The National Labor Relations Board recently announced that it will prosecute Kaiser Permanente for violating the law by refusing to negotiate a new contract that covers 85,000 employees in eight states and the District of Columbia, and for trying to set conditions on bargaining that would ban unions from engaging in political action that could affect the insurance giant.
“The decision confirms what has been clear to workers for months now: Kaiser isn’t the labor friendly employer it claims to be, nor is it as committed to patient care as it claims to be,” said Lanette Griffin, a laboratory assistant at Kaiser Permanente in South Sacramento, Calif. “If Kaiser was committed to improving patient care, you would expect it to want to negotiate a contract to retain and attract the outstanding caregivers who have driven the corporation’s success. But Kaiser is showing its true colors when it avoids bargaining and wants to silence our voices.”
The federal agency’s decision follows a complaint filed in May 2018 by the Coalition of Kaiser Permanente Unions, which comprises 11 labor unions in California, Oregon, Washington, Colorado, Arizona, Hawaii, Virginia, Maryland and the District of Columbia. Coalition members unanimously passed a resolution Dec. 15 urging Kaiser Permanente to return to the bargaining table. If Kaiser Permanente fails to settle the charges, the National Labor Relations Board will prosecute the insurance and hospital giant.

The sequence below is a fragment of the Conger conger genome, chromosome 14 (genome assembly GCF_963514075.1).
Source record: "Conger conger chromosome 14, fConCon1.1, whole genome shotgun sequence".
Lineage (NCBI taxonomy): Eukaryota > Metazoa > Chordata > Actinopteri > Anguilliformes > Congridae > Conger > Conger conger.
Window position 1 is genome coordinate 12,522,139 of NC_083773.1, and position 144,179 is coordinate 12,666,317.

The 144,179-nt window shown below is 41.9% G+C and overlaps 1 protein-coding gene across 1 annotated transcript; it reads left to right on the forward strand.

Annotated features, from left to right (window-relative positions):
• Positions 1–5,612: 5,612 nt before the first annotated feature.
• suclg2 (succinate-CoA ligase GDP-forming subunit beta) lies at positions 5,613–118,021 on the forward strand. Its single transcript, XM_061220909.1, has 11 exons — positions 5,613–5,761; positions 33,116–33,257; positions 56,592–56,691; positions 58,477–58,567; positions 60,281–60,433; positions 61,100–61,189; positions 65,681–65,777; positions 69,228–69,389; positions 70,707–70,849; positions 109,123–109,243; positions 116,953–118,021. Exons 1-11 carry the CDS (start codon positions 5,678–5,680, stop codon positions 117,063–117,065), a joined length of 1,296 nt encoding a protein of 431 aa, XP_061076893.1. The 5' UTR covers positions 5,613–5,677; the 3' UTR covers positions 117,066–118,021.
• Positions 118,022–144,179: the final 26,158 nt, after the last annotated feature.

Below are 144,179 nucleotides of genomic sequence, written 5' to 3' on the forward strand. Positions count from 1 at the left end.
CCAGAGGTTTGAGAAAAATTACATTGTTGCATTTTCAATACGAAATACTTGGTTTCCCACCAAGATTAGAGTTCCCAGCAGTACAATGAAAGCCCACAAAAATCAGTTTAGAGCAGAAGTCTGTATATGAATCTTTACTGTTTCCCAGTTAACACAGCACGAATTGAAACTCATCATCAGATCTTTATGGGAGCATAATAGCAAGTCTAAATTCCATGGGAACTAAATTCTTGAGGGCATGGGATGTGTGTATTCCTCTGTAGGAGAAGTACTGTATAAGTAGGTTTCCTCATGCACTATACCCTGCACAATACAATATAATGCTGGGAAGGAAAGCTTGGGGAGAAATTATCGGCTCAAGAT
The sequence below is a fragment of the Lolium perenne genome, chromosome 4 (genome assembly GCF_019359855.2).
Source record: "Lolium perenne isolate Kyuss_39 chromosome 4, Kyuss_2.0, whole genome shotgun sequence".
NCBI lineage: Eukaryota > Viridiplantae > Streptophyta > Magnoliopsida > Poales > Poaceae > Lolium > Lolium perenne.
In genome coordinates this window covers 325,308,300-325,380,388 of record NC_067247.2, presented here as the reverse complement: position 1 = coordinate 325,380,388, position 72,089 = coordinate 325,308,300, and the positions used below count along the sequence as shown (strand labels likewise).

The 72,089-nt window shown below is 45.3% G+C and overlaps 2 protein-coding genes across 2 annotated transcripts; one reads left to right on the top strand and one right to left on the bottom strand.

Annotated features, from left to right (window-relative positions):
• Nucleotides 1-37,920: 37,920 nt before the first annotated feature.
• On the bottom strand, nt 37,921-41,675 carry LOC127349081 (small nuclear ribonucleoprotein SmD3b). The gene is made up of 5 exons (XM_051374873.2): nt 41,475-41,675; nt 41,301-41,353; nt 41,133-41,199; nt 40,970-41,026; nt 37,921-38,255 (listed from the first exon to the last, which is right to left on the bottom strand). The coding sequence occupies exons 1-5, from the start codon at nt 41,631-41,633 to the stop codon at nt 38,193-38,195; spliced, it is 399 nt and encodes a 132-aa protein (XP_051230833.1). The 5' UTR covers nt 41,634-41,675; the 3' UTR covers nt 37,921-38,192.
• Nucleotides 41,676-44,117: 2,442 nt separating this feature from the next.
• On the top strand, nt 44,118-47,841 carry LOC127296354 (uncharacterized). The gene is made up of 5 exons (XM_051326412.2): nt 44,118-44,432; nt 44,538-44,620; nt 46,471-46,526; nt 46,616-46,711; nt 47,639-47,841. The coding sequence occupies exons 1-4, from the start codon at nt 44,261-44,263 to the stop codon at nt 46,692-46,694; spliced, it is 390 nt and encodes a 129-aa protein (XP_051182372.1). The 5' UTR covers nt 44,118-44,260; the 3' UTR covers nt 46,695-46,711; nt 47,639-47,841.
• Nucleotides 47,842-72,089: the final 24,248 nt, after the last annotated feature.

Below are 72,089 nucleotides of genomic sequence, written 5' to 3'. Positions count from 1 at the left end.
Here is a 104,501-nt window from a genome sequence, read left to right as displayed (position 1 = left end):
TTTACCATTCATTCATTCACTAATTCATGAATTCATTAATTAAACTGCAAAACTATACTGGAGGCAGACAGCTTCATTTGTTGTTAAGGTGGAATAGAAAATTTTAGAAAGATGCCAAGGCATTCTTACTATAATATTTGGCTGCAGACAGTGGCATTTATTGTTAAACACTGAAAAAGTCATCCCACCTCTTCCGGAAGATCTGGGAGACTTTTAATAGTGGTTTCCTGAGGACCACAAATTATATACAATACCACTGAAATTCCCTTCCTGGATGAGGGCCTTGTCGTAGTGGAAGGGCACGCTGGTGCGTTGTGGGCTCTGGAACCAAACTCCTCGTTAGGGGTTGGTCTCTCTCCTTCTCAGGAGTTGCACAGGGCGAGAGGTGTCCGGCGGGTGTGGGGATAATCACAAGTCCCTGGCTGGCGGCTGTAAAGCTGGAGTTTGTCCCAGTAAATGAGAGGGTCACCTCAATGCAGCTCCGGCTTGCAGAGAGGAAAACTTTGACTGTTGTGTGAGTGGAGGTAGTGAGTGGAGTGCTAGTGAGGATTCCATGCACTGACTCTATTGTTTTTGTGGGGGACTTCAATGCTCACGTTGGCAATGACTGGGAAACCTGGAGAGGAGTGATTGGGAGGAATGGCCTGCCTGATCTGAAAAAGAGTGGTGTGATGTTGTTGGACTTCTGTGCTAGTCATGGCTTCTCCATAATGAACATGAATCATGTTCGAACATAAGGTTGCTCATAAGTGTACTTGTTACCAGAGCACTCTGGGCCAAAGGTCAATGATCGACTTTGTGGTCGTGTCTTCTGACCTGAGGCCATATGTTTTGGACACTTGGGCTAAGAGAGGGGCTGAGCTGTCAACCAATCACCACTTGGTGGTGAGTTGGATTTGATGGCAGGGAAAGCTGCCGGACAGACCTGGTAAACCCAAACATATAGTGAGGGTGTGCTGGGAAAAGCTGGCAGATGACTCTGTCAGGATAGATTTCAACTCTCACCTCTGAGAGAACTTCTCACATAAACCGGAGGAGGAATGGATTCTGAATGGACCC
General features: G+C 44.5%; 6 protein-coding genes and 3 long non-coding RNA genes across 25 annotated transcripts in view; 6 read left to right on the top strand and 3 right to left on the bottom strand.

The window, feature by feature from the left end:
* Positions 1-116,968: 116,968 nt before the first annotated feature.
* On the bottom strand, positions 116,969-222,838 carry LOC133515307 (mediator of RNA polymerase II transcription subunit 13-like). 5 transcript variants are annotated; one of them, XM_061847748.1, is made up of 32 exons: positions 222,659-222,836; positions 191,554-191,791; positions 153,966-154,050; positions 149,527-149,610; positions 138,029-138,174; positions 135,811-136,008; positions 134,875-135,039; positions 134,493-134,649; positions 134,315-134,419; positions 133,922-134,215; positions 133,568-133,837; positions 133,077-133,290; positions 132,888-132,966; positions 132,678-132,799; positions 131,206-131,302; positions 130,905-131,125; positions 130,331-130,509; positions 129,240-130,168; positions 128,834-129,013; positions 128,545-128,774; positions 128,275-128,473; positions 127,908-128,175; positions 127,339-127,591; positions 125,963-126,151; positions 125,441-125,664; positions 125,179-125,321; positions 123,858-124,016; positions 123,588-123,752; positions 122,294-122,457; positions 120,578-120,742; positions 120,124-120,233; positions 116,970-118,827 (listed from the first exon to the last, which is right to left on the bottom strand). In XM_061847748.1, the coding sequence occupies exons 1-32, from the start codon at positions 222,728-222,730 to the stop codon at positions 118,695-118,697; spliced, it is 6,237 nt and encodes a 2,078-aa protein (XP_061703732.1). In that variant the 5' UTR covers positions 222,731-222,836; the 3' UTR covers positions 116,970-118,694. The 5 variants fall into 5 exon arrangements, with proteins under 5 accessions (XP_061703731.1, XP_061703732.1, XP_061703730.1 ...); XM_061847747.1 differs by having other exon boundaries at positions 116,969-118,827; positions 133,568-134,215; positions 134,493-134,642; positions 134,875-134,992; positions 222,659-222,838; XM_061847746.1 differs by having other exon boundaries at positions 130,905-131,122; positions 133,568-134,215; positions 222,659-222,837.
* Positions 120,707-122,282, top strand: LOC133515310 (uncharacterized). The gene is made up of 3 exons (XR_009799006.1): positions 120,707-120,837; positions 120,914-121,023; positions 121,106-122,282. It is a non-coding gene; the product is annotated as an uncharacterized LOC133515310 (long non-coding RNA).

Kaiser Permanente recently settled a contract with a different group of labor unions that included the same condition prohibiting those unions from taking political action against the organization, whether through ballot initiatives, legislation or other public policy campaigns. The Coalition of Kaiser Permanente Unions strongly opposes such a proposal, and believes this condition violates their free speech rights.
Since March 2018, Kaiser Permanente has repeatedly delayed contract negotiations with the Coalition of Kaiser Permanente Unions.
Kaiser Permanente’s refusal to bargain comes in the midst of a plan to outsource jobs across California to “save” money, despite the insurance and hospital giant reporting reserves of $29 billion and profits of $3.8 billion last year.